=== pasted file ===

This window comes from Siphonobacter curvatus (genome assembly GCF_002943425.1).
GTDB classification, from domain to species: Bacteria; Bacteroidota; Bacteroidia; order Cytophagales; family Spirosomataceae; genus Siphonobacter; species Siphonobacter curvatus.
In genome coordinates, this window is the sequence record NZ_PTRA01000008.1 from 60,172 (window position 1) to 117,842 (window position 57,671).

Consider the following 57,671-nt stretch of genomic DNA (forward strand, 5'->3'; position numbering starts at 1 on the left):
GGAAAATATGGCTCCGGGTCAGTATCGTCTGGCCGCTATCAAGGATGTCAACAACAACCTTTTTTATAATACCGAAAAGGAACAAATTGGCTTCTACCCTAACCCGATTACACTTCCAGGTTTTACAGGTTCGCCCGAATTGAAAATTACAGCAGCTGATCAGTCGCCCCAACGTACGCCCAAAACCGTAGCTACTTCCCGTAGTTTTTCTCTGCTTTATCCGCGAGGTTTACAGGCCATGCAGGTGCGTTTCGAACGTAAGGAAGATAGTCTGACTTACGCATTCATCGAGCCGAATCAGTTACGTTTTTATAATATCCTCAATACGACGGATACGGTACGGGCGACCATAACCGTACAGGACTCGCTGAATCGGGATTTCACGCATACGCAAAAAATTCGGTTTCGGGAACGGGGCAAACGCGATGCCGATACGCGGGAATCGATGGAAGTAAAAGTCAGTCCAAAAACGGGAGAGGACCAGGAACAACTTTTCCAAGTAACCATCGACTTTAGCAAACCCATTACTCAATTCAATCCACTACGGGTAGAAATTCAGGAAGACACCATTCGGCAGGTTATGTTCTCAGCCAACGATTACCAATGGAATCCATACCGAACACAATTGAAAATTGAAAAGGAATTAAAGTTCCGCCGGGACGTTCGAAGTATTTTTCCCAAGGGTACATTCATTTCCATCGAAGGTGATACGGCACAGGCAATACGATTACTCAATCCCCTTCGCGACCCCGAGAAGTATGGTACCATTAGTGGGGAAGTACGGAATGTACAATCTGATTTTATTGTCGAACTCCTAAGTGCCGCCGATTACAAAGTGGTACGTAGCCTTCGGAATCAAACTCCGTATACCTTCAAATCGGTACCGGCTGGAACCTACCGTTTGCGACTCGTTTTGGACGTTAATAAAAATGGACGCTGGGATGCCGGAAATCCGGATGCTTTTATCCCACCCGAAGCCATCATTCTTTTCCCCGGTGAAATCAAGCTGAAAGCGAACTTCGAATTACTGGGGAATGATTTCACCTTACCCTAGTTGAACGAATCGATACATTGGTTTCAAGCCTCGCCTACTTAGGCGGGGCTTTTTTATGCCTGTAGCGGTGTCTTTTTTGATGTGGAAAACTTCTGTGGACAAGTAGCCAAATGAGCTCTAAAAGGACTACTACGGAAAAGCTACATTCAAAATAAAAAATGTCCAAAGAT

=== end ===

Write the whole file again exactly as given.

This window comes from Siphonobacter curvatus (genome assembly GCF_002943425.1).
GTDB classification, from domain to species: Bacteria; Bacteroidota; Bacteroidia; order Cytophagales; family Spirosomataceae; genus Siphonobacter; species Siphonobacter curvatus.
In genome coordinates, this window is the sequence record NZ_PTRA01000008.1 from 60,172 (window position 1) to 117,842 (window position 57,671).

Consider the following 57,671-nt stretch of genomic DNA (forward strand, 5'->3'; position numbering starts at 1 on the left):
GGAAAATATGGCTCCGGGTCAGTATCGTCTGGCCGCTATCAAGGATGTCAACAACAACCTTTTTTATAATACCGAAAAGGAACAAATTGGCTTCTACCCTAACCCGATTACACTTCCAGGTTTTACAGGTTCGCCCGAATTGAAAATTACAGCAGCTGATCAGTCGCCCCAACGTACGCCCAAAACCGTAGCTACTTCCCGTAGTTTTTCTCTGCTTTATCCGCGAGGTTTACAGGCCATGCAGGTGCGTTTCGAACGTAAGGAAGATAGTCTGACTTACGCATTCATCGAGCCGAATCAGTTACGTTTTTATAATATCCTCAATACGACGGATACGGTACGGGCGACCATAACCGTACAGGACTCGCTGAATCGGGATTTCACGCATACGCAAAAAATTCGGTTTCGGGAACGGGGCAAACGCGATGCCGATACGCGGGAATCGATGGAAGTAAAAGTCAGTCCAAAAACGGGAGAGGACCAGGAACAACTTTTCCAAGTAACCATCGACTTTAGCAAACCCATTACTCAATTCAATCCACTACGGGTAGAAATTCAGGAAGACACCATTCGGCAGGTTATGTTCTCAGCCAACGATTACCAATGGAATCCATACCGAACACAATTGAAAATTGAAAAGGAATTAAAGTTCCGCCGGGACGTTCGAAGTATTTTTCCCAAGGGTACATTCATTTCCATCGAAGGTGATACGGCACAGGCAATACGATTACTCAATCCCCTTCGCGACCCCGAGAAGTATGGTACCATTAGTGGGGAAGTACGGAATGTACAATCTGATTTTATTGTCGAACTCCTAAGTGCCGCCGATTACAAAGTGGTACGTAGCCTTCGGAATCAAACTCCGTATACCTTCAAATCGGTACCGGCTGGAACCTACCGTTTGCGACTCGTTTTGGACGTTAATAAAAATGGACGCTGGGATGCCGGAAATCCGGATGCTTTTATCCCACCCGAAGCCATCATTCTTTTCCCCGGTGAAATCAAGCTGAAAGCGAACTTCGAATTACTGGGGAATGATTTCACCTTACCCTAGTTGAACGAATCGATACATTGGTTTCAAGCCTCGCCTACTTAGGCGGGGCTTTTTTATGCCTGTAGCGGTGTCTTTTTTGATGTGGAAAACTTCTGTGGACAAGTAGCCAAATGAGCTCTAAAAGGACTACTACGGAAAAGCTACATTCAAAATAAAAAATGTCCAAAGAT